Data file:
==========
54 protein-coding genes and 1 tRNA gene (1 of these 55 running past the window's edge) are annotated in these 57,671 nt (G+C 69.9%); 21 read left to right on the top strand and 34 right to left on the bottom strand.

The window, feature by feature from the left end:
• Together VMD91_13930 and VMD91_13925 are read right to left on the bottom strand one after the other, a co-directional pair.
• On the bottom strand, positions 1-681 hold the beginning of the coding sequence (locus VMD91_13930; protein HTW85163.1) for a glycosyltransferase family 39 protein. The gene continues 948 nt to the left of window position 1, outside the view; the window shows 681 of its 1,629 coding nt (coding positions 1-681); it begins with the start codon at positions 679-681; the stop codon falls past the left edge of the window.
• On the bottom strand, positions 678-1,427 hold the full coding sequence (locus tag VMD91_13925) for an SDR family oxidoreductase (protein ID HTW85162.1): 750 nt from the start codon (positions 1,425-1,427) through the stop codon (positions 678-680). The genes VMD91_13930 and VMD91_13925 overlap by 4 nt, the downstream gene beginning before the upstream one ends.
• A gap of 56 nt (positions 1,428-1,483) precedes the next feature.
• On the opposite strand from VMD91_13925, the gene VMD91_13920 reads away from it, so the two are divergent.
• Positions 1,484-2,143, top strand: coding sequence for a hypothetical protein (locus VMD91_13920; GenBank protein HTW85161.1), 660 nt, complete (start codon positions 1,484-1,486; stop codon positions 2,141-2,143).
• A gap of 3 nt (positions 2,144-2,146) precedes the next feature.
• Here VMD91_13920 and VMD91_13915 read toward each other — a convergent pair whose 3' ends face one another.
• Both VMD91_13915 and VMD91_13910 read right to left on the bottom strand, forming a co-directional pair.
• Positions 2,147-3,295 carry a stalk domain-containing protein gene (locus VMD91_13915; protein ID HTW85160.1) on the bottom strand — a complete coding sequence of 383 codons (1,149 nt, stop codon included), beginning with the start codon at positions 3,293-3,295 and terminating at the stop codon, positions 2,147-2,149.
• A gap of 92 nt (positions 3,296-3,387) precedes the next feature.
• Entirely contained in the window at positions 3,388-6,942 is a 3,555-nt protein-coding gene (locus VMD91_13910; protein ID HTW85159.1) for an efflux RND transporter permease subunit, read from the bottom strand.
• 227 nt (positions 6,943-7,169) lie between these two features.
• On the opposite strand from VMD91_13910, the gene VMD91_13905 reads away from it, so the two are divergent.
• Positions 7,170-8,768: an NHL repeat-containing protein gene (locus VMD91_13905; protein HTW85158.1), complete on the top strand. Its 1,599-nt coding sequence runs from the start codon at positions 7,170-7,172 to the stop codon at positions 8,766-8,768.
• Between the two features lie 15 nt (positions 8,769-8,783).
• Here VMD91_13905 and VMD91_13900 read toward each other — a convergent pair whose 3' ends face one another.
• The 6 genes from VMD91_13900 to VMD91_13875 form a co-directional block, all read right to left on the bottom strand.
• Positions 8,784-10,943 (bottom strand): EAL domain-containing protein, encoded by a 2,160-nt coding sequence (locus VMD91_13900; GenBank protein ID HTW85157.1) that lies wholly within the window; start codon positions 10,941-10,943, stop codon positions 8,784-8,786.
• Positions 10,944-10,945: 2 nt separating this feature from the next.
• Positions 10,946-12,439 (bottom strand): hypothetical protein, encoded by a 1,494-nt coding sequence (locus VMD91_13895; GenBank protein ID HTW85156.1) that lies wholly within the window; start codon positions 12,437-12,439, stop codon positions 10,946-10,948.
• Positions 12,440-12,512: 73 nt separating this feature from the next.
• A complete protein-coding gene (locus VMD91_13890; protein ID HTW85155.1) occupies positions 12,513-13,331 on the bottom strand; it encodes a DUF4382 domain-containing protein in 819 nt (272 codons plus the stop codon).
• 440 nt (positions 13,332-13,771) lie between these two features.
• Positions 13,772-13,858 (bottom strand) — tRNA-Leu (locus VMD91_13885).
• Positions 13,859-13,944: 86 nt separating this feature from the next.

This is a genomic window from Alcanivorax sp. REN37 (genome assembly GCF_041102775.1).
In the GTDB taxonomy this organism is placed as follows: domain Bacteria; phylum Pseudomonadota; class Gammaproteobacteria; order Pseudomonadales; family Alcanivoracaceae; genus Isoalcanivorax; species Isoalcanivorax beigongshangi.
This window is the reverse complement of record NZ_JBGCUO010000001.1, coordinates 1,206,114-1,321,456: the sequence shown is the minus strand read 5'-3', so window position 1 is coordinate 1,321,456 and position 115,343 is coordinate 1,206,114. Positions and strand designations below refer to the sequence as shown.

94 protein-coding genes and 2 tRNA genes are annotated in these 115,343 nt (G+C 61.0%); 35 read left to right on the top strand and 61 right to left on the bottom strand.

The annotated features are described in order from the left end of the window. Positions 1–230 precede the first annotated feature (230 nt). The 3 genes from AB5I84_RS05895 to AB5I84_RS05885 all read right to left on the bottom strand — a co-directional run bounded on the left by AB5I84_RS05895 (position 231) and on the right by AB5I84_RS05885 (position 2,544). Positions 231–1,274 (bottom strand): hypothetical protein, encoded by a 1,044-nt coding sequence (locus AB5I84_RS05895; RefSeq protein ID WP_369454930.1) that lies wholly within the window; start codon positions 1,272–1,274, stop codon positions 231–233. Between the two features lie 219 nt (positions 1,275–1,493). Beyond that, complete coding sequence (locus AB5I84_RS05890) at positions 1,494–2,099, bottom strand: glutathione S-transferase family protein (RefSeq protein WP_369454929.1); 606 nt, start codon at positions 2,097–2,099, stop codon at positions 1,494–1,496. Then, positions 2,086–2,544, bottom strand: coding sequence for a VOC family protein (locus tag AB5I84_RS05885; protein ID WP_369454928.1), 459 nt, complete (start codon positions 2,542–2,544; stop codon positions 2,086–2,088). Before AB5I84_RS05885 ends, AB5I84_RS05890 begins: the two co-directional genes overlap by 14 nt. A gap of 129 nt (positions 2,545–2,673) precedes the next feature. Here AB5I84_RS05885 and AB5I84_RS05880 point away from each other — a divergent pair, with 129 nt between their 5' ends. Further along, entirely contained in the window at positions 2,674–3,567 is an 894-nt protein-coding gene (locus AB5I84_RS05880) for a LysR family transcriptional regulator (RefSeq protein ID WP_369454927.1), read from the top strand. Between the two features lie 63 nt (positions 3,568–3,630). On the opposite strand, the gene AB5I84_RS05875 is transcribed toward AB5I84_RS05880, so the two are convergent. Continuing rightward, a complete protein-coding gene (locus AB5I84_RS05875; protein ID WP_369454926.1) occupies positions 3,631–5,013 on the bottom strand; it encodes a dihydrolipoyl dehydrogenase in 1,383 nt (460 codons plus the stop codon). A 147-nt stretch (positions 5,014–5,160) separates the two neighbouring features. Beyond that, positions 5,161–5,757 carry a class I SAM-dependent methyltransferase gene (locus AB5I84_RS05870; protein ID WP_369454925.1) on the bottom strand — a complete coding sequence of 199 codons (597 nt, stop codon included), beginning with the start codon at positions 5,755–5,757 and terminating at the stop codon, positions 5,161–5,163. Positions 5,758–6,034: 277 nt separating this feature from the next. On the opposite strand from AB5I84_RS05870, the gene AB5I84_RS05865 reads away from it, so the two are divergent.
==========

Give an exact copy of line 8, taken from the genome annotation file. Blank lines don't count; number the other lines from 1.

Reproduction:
• Positions 1,484-2,143, top strand: coding sequence for a hypothetical protein (locus VMD91_13920; GenBank protein HTW85161.1), 660 nt, complete (start codon positions 1,484-1,486; stop codon positions 2,141-2,143).